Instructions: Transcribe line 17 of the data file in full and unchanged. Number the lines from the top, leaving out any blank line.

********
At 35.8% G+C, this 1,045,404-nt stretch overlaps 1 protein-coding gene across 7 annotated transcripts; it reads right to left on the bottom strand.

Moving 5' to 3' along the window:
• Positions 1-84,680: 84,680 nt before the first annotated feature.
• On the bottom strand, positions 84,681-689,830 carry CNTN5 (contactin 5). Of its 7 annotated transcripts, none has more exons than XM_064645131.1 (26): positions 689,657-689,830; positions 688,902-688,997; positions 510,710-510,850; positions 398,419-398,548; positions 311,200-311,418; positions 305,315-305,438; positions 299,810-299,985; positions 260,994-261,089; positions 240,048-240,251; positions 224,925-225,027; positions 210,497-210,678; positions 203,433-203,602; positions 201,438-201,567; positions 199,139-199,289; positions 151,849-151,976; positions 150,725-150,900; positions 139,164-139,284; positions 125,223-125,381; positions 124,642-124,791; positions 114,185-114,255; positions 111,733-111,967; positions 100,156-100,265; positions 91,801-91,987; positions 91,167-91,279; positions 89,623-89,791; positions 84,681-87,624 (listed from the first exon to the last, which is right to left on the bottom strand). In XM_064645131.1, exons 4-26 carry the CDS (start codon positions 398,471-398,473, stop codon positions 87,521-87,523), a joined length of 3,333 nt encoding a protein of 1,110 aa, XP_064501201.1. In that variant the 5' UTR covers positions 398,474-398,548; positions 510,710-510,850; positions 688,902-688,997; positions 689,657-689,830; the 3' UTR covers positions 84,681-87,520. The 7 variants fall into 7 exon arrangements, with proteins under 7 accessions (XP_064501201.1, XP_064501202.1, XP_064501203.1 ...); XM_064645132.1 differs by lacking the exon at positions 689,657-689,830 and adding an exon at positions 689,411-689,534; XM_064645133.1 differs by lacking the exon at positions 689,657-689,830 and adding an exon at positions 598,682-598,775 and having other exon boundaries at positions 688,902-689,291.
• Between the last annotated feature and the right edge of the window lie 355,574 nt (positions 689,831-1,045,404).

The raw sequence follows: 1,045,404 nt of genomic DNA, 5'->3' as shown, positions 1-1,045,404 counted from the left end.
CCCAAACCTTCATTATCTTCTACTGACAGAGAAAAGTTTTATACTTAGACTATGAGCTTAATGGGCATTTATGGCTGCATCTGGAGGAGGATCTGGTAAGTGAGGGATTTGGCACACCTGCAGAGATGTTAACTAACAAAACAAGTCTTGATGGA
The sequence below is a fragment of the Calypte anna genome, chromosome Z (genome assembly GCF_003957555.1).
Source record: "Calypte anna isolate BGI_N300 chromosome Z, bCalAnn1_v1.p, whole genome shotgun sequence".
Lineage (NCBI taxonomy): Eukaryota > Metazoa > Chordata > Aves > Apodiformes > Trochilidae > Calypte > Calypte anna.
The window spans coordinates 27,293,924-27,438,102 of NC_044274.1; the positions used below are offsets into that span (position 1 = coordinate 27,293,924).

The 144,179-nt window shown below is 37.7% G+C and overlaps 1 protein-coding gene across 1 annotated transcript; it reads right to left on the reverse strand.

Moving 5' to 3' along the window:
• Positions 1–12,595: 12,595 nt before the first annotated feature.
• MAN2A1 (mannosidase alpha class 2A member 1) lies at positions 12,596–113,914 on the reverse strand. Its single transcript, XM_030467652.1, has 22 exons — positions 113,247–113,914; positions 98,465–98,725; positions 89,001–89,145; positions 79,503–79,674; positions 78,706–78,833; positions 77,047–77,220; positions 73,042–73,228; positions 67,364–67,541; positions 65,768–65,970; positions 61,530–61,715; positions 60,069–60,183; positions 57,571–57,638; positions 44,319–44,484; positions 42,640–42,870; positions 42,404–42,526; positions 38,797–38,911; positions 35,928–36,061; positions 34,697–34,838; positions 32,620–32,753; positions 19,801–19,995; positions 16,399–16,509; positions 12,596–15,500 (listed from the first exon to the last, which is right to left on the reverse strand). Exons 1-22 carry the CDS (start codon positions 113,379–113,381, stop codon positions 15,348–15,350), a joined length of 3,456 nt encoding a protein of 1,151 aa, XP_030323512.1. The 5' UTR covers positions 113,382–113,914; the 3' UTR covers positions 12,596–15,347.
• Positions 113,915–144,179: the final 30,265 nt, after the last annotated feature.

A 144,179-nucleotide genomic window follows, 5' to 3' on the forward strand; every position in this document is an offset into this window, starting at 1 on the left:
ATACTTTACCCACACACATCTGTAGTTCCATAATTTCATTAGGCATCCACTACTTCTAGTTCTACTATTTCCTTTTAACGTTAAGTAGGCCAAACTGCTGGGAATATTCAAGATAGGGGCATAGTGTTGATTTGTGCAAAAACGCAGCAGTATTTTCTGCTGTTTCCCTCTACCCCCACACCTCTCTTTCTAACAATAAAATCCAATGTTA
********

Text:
A 144,179-nucleotide genomic window follows, 5' to 3' on the forward strand; every position in this document is an offset into this window, starting at 1 on the left: